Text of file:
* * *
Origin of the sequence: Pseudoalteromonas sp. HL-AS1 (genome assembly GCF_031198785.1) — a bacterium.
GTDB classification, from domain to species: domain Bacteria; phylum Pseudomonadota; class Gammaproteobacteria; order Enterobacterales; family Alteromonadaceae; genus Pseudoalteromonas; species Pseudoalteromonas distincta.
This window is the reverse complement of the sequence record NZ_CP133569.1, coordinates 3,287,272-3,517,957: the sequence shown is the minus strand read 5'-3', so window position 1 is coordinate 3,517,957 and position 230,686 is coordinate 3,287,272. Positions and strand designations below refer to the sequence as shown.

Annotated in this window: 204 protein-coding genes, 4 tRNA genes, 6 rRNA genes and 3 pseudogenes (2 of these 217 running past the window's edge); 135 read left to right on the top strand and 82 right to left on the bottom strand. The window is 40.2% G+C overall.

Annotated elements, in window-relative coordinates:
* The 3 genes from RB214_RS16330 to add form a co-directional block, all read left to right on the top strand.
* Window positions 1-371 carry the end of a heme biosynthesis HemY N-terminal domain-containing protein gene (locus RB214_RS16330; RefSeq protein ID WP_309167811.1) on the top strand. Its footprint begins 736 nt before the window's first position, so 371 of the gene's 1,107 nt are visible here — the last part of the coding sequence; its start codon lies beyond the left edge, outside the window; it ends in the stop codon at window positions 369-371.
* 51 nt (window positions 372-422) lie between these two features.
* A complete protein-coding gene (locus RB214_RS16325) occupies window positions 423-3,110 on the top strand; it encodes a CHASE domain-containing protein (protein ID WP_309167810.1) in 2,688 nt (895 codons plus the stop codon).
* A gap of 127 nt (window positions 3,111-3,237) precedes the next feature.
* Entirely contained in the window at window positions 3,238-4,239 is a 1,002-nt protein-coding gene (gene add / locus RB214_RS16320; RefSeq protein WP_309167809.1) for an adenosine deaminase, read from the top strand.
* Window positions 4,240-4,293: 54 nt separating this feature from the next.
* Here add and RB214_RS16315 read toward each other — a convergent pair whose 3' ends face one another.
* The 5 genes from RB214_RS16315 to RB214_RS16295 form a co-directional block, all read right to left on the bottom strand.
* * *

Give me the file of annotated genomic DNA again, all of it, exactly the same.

Origin of the sequence: Pseudoalteromonas sp. HL-AS1 (genome assembly GCF_031198785.1) — a bacterium.
GTDB classification, from domain to species: domain Bacteria; phylum Pseudomonadota; class Gammaproteobacteria; order Enterobacterales; family Alteromonadaceae; genus Pseudoalteromonas; species Pseudoalteromonas distincta.
This window is the reverse complement of the sequence record NZ_CP133569.1, coordinates 3,287,272-3,517,957: the sequence shown is the minus strand read 5'-3', so window position 1 is coordinate 3,517,957 and position 230,686 is coordinate 3,287,272. Positions and strand designations below refer to the sequence as shown.

Annotated in this window: 204 protein-coding genes, 4 tRNA genes, 6 rRNA genes and 3 pseudogenes (2 of these 217 running past the window's edge); 135 read left to right on the top strand and 82 right to left on the bottom strand. The window is 40.2% G+C overall.

Annotated elements, in window-relative coordinates:
* The 3 genes from RB214_RS16330 to add form a co-directional block, all read left to right on the top strand.
* Window positions 1-371 carry the end of a heme biosynthesis HemY N-terminal domain-containing protein gene (locus RB214_RS16330; RefSeq protein ID WP_309167811.1) on the top strand. Its footprint begins 736 nt before the window's first position, so 371 of the gene's 1,107 nt are visible here — the last part of the coding sequence; its start codon lies beyond the left edge, outside the window; it ends in the stop codon at window positions 369-371.
* 51 nt (window positions 372-422) lie between these two features.
* A complete protein-coding gene (locus RB214_RS16325) occupies window positions 423-3,110 on the top strand; it encodes a CHASE domain-containing protein (protein ID WP_309167810.1) in 2,688 nt (895 codons plus the stop codon).
* A gap of 127 nt (window positions 3,111-3,237) precedes the next feature.
* Entirely contained in the window at window positions 3,238-4,239 is a 1,002-nt protein-coding gene (gene add / locus RB214_RS16320; RefSeq protein WP_309167809.1) for an adenosine deaminase, read from the top strand.
* Window positions 4,240-4,293: 54 nt separating this feature from the next.
* Here add and RB214_RS16315 read toward each other — a convergent pair whose 3' ends face one another.
* The 5 genes from RB214_RS16315 to RB214_RS16295 form a co-directional block, all read right to left on the bottom strand.